Warriors - German Grenadiers Winter Dress Set1 (72004) _________(EXT)


Manufacturer Warriors
Scale 1/72
Set Code 72004
Year ?
No. of Figures 4
No. of Poses 4
Additional Items None
Size Medium
Material Resin
Flash Level Intermediate
Glue-ability Excellent (Super Glue Gel)
Convertibility Easy
Optimal Period 1942 -1945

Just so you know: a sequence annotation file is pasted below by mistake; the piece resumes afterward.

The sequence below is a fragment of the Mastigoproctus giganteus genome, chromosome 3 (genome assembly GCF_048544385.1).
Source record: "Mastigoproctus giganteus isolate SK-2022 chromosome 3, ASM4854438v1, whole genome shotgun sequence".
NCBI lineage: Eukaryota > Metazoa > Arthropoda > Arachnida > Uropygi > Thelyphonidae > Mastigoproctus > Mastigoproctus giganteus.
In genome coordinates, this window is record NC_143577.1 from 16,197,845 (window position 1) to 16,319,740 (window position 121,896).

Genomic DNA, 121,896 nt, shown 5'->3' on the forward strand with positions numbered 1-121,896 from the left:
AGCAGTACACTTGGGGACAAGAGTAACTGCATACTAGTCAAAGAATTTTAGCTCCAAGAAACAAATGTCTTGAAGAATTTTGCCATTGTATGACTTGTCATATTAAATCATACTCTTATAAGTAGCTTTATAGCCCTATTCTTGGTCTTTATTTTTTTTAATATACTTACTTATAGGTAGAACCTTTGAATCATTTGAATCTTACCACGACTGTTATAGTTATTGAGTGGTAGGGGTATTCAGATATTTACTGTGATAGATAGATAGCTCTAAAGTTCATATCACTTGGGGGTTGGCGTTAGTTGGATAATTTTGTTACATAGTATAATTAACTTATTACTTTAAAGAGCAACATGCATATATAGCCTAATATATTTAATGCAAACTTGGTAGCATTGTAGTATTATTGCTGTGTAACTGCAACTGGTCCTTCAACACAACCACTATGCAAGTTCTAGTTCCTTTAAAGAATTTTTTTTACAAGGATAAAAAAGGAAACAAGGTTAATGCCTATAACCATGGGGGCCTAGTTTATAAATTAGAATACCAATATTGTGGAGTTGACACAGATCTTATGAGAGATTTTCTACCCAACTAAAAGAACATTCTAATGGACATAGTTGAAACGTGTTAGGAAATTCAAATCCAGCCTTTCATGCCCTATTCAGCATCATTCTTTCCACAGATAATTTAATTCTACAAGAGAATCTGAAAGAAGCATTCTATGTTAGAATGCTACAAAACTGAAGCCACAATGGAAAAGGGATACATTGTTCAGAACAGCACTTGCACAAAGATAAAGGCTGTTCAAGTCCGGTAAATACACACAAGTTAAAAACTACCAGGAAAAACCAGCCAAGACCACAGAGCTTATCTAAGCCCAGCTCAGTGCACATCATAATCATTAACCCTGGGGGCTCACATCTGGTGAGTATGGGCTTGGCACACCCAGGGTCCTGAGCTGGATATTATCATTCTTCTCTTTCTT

If it were to be done a top of most frequent WWII German clothes appearing in reference materials, then this would look like this: tunics, smocks, great coats and parkas. It is somehow normal that parkas to occupy such a position in the top, not only because the item entered in service in 1942, but also due to its primer designation, as garment for cold periods. According to regulations, parkas were distributed to all German soldiers for the winter season, starting with 15 September and had to be returned to depots for repairs, and cleaning on 15 April, being redelivered the next year. Nevertheless, situations in the field contradicted the regulations, parkas continuing to be seen on troopers all over the year, including warm environments. The first Russian front winter experience, when a huge number of German soldiers suffered or found their end because of cold, forced the Germans to develop a new piece of garment, the parka, item reaching the troops for the first time in autumn of 1942. Many pieces of clothing produced for the German Army in WWII had reversibility as characteristic feature, and also parkas possessed that attribute. The first models were released in mouse gray (registering close variations of shades of gray) on one side, the other being white. After 1943 the mouse gray colour was replaced with camouflage colours, either diverse Waffen SS or Wehrmacht or even Italian camouflage patterns emerging on parkas. Considering the great importance and role of parkas during WWII, in the last years, several important manufacturers of 1/72 figures have started to produce soldiers dressed in such items, trying to fill a major gap of German tiff in the scale. For a long period, Esci's "Nebelwerfer 41" crew were the only figures covering the topic, but at present we can find soldiers dressed in parkas in Revell's "WWII German Infantry", Italeri/Revell's "German Elite Troops", Italeri's "PAK 40 AT Gun with servants" as well as in HaT's "WWII German Bicyclists" and "WWII German Mounted Infantry". In addition, Caesar is for the moment the only soft plastic producer who released a set where all the figures wear parkas, namely "German Infantry with Winter Gear". Even if gathering all these troopers in the same place, their number is not sufficient to cover the need of soldiers dressed in parkas, and in this respect several resin or white metal manufacturers have approached the subject. From all these, a company definitely distinguishes through a large offer and quality products, Warriors, manufacturer acknowledged as one of the most representative and important producer of large scale figures. They happily took the decision to accept the provocation of Braille Scale and to enrich it with some of the best 1/72 soldiers ever seen, thanks to the marvellous sculpture of Bill Chilstrom. Probably identifying the lack of figures wearing parkas, Warriors dressed in this way all their figures depicting German infantry soldiers. They are integrated in four fabulous sets containing four infantrymen each, the topics being grouped around two main issues, marching and mounted on vehicles soldiers. Likewise, it is good to know that either the marching or mounted army-men subjects received two sets, part one and two.